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Goodbye, teaching (at least for now)

 I got my first teaching position when I was 5. My bedroom was my classroom. My parents furnished a blackboard and some chalk. My grandmother was my first student. I taught her about George Washington and about how the sun rises and sets every day.

More than 30 years later, I said goodbye to teaching, at least for now, when I congratulated my students at their graduation last month.

A few days before that was my last English class, a perfect 85 minutes of publication, reflection, celebration — and an excerpt from Frankenstein, one of my favorites.

I’ve been a teacher all my life, and it’s been my only job the past 15 years. Although teaching has never come easily for me, I’ll miss my 1,000+ students, and I’ll miss the bustle of the classroom. There are few jobs as fun and as important.

Next year, my focus will be on reading and helping teachers focus on literacy. Ninth grade will be the heart. As an instructional coach, I’ll still be in classrooms and work with students, but they won’t be mine.

Still, I’m looking forward to a year of deep thinking about a topic so critical to urban high school teachers. Without the constant pressures of the classroom, my vision for reading (and my crazy projects!) may develop more quickly. Plus, it’ll be fun to bounce ideas off other teachers, as I’ve done at my last great school; the best professional development, after all, comes with collegiality.

Yes, I’m a bit scared that I’ll lose my teaching edge. But I’m confident that I’ll be back in the classroom soon enough, ready for Round Two.

And please don’t worry, loyal readers: Iserotope will live on. 

17 comments

  1. Chris Mercer

    Mark,

    Wow. What a move. I’m excited for you and your new focus. I will keep reading Iserotope and I look forward to the insights you’ll have from working with teachers.

    Best of luck and enjoy.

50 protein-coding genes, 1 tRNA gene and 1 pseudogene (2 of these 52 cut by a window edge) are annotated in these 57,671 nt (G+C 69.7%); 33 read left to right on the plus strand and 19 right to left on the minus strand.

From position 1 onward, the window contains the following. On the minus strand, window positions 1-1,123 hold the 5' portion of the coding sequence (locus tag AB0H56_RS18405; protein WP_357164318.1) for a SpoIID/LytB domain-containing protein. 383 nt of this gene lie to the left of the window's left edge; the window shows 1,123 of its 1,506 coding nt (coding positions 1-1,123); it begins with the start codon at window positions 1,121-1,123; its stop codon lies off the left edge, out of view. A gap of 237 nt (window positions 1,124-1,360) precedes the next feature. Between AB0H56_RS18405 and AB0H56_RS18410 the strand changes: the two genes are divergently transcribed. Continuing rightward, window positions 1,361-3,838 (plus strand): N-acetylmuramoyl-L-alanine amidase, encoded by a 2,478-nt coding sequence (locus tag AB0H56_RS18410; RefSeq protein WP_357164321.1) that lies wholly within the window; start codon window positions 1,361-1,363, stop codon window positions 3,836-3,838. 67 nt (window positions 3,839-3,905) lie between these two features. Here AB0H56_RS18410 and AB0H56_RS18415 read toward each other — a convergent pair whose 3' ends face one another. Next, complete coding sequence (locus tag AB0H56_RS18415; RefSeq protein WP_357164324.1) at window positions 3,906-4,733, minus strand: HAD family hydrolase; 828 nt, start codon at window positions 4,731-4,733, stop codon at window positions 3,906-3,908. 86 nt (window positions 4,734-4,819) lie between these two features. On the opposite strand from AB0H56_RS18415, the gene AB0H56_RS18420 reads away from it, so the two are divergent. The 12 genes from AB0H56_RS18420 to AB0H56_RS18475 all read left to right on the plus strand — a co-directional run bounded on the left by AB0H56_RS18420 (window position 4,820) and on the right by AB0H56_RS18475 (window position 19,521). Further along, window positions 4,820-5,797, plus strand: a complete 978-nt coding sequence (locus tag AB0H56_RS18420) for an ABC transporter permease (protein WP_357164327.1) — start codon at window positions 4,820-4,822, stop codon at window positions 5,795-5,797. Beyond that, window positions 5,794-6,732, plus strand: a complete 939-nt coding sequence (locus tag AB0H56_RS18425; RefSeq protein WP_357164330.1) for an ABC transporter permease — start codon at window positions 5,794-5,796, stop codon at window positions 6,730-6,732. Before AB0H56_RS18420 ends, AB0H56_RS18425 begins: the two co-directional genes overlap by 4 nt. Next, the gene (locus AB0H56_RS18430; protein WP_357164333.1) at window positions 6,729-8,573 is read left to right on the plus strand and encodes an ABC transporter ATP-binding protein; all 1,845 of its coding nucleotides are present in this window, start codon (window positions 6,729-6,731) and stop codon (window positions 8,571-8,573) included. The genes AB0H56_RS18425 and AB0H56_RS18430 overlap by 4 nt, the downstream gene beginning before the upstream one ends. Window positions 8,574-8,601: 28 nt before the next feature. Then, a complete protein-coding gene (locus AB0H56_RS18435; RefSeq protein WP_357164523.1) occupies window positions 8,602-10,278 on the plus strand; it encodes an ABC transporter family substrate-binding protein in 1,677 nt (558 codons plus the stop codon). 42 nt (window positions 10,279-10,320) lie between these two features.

Chris

    • Mark Isero

      Thank you, Chris, and I look forward to seeing what you do with technology next year. I really think ipadio would be great for Spanish.

      Hi Kim! Great to hear from you. I hope you’re doing well.

  2. chris kauffman

    You’ll never lose your edge – it’s who you are. I’m so glad you’re going to share your gifts with other teachers!

    • Mark Isero

      Thank you, Chris. You’re very kind. As far as “shar[ing] my gifts,” maybe I’ll force one of the teachers to assign sonnet-writing. 🙂

  3. Marc

    Hi Mark,

    Sounds like we’re in similar places in our careers. I spent 18 years teaching music and am now mentoring/team teaching with all the teachers in my school. Some of that is through the library, some of that is through an educational technology cohort. I get it: it’s exciting and feels like the safety net is dropping out. Good luck! From the little I’ve gotten to know you so far, I’m sure you’ll be great. Will I see you in any courses in the coming semesters? I’m taking 233 with Loertscher in the Fall.

    • Mark Isero

      Great to hear from you, Marc, and thank you for the warm words. Yes, this is all a little scary, but it sounds like you’re figuring out your way, so maybe I will, too.

      Yes, I’m hoping to take 233 this Fall. After coming to terms with the rolling deadlines, I found that class extremely worthwhile. Hope to see you there; I’ve appreciated working with you.

  4. Stuart

    You said it in your title (for now) – you are taking a quick breath before returning in one capacity or another with more perspective, experience and respect for the profession.

  5. John at TestSoup

    If anything, this will sharpen your teaching edge! You definitely deserve the change of pace. Looking forward to the kind of thoughtful posts you put up as the next year rolls on.

    • Mark Isero

      John, thank you for your comment. I look forward to writing more, too. It’s possible that because I’ll be observing a lot, I’ll be able to “see” the students and classroom in a different way. Might be good, actually.

  6. Tony

    You are the best. I am so glad to have known that you have taught so many and to call you a great friend. You’ve been an amazing teacher, not only to students but from the many teachers who have learned from you. Your humility and determination to reach each student in your class has always inspired and motivated me. As someone who also made the transition, I can tell you that it will be nice to go to the bathroom whenever you like!

    • Mark Isero

      Tony, thank you for the nice words. One of my favorite years of teaching was sharing a room with you and bouncing off ideas. Even when our students didn’t understand my (funny) jokes, you were always there to chuckle.

  7. Vanessa

    Congratulations and good luck! I’m excited to hear all your sure-to-be-wonderful-and-delightfully-tech-ful literacy thoughts and solutions!

  8. CatDaddy

    How awesome! I’ve been contemplating Instructional Coach or getting a PHD in teaching Austistic students … now you’re making me feel motivated when I’d much rather grab a burrito blanket! 🙂 way to go – enjoy

    • Mark Isero

      Hi CatDaddy! Yes, this year will be fun because I get to be obsessive about reading. I wonder if I’ll be able to keep up the momentum on my library studies. How’s the guerrilla marketing coming along?

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